EU looks for united voice on China
German Foreign Minister Annalena Baerbock (R) sits facing her counterpart China's Foreign Minister Qin Gang (L) before talks at the Foreign Ministry in Berlin on May 9, 2023. (Photo by Michael Kappeler / POOL / AFP)
(AFP) - EU foreign ministers meet Friday to seek a common approach on lessening Europe's reliance on China and coaxing Beijing to take a tougher stance on Russia's invasion of Ukraine.
Brussels is urging the European Union's 27 nations to get on the same page on how they deal with China as a more assertive Beijing flexes its influence on the world stage.
Speaking at the European Parliament this week, German Chancellor Olaf Scholz admitted relations were getting tougher as "rivalry and competition on the side of China have certainly increased".
He backed calls for a "smart de-risking" by slashing Europe's dependence on China for key materials, but there is no appetite to sever all ties with the world's second-biggest economy.
"There is a desire to avoid confrontation with China, even if disputes are multiplying," said Elvire Fabry from the Jacques Delors Institute think tank.
Most pressing among those disagreements is China's refusal to condemn its close ally Russia and its invasion of Ukraine, or to press Moscow to stop its attack.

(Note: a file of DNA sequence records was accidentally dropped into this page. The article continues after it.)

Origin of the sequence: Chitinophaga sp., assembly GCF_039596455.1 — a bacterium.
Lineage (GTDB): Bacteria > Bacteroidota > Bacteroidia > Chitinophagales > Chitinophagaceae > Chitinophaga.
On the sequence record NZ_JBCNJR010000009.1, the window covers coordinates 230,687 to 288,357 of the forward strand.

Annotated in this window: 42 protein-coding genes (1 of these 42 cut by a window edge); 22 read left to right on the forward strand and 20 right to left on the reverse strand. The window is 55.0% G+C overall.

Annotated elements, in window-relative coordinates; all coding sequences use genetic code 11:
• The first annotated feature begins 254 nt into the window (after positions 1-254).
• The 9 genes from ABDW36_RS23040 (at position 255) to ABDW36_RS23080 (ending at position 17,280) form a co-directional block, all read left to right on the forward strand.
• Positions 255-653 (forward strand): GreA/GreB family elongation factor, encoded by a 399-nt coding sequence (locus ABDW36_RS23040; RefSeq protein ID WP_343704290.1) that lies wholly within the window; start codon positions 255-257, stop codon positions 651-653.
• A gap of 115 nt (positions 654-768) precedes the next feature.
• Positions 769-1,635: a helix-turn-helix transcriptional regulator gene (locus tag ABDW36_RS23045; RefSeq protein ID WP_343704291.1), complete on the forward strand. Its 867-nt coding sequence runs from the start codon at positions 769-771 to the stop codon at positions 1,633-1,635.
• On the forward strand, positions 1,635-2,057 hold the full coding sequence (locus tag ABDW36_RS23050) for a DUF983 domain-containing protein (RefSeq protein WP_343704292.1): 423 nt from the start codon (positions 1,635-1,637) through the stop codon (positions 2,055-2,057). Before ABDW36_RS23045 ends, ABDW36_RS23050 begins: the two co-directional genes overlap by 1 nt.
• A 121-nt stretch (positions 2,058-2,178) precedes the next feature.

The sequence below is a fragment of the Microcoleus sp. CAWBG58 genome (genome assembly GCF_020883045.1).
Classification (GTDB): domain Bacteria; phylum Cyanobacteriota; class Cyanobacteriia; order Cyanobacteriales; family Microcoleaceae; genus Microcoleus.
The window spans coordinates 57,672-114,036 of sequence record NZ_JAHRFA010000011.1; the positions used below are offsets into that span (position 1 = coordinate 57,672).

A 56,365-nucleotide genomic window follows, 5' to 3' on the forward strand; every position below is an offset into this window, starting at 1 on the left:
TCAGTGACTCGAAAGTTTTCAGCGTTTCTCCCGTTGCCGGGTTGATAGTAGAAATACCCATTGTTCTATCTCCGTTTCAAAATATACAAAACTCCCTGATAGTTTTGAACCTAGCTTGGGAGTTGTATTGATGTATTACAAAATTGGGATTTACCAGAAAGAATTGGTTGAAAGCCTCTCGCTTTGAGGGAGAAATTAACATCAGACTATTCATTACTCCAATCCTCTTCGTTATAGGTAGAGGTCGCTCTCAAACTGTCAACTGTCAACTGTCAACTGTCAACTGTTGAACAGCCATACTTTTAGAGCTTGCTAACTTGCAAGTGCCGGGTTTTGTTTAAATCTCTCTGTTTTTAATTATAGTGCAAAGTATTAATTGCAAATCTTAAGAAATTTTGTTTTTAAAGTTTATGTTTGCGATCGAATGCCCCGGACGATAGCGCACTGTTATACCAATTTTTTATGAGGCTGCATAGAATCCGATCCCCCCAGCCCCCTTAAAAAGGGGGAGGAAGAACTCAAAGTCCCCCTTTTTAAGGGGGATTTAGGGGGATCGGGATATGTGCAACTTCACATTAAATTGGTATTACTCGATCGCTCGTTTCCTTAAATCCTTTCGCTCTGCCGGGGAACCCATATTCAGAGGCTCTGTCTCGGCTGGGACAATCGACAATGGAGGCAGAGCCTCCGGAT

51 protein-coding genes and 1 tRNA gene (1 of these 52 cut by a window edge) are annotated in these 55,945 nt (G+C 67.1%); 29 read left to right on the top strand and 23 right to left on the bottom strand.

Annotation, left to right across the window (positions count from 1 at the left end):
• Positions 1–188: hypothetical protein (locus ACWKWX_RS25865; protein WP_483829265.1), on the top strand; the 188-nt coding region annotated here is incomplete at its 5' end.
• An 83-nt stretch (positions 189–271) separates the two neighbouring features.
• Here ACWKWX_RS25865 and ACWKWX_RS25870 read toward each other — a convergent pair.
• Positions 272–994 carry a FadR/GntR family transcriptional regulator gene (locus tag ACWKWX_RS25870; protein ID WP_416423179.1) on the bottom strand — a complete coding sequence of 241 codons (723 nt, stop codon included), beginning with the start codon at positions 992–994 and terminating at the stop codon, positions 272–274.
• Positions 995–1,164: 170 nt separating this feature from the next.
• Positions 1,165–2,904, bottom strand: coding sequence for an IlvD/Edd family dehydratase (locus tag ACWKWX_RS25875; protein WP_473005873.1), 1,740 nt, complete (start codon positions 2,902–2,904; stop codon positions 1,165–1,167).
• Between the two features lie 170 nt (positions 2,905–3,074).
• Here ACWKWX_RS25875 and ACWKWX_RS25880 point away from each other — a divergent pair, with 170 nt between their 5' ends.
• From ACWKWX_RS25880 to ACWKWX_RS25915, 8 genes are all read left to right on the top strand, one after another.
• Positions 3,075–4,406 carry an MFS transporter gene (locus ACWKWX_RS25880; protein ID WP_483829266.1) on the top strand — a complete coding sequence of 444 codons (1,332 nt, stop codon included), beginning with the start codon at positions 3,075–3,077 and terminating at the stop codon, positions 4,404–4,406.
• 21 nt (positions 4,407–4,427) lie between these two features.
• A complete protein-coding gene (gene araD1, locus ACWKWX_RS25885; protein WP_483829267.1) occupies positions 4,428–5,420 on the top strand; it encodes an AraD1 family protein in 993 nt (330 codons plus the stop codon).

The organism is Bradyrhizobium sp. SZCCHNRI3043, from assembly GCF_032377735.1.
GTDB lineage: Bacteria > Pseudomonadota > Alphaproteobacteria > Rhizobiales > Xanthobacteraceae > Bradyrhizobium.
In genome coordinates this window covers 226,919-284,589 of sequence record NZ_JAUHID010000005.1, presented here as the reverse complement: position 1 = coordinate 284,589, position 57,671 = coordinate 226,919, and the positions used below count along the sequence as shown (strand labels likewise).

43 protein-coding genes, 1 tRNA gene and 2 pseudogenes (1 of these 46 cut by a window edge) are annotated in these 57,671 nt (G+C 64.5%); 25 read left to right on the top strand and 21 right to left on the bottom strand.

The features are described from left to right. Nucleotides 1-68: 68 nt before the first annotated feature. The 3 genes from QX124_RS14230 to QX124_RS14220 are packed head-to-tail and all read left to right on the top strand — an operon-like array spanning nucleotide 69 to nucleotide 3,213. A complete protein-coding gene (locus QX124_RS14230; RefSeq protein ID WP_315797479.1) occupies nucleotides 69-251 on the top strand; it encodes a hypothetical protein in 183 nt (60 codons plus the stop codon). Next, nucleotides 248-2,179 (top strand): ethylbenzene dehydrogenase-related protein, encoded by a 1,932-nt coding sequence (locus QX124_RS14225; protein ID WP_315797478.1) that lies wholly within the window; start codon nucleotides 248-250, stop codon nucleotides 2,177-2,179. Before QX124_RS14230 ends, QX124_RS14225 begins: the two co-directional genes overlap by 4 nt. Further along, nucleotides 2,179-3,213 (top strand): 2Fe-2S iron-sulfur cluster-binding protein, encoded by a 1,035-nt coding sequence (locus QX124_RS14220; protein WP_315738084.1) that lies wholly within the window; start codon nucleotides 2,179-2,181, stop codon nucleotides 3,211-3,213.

Brussels has enraged Beijing by proposing to restrict exports of sensitive tech to eight Chinese firms suspected of shipping it on to Russia.
On a European tour this week, Chinese Foreign Minister Qin Gang warned Beijing would take the "necessary response" if the EU moved ahead with any sanctions.
In Berlin, Qin clashed over Ukraine with German counterpart Annalena Baerbock, who insisted China's proclaimed "neutrality means taking the side of the aggressor".
French foreign minister Catherine Colonna sought to soften the tone when she met Qin by insisting China had an important role to play for "global peace and stability" in efforts to mediate.
- Partner, competitor or rival? -
On a trip to China last month, French President Emmanuel Macron opened up EU fissures by saying Europe should not automatically follow US policy on Taiwan and should avoid "crises that aren't ours".
That stirred fierce criticism from some other European allies, which see the United States as a security guarantor against Russia.
Friday's meeting of foreign ministers in Stockholm is not meant to reach any concrete conclusions. But the hope is the talks can help nudge the EU towards greater unity in its ongoing efforts to grapple with the challenges posed by Beijing.
"The important thing is not to prevent China from becoming a world power, it is to manage how China will use this power," EU foreign policy chief Josep Borrell said on Thursday.
Currently, the EU officially categorises China as simultaneously a partner, competitor and rival, and there is no plan to tear up that approach.
But EU officials say the emphasis could now move increasingly to managing the rivalry rather than working together.
The EU ministers will follow up their China discussion with a meeting on Saturday with counterparts from the Asia-Pacific region.
Beijing will once again be the elephant in the room as talks turn to security issues, including tensions in the Taiwan Strait.
But a senior EU official said the meeting would be above all about "building partnerships".
"There is no question of seeking an alignment between the participants against Russia during this meeting and we must maintain the status quo between China and Taiwan to avoid an escalation," he said.
© Agence France-Presse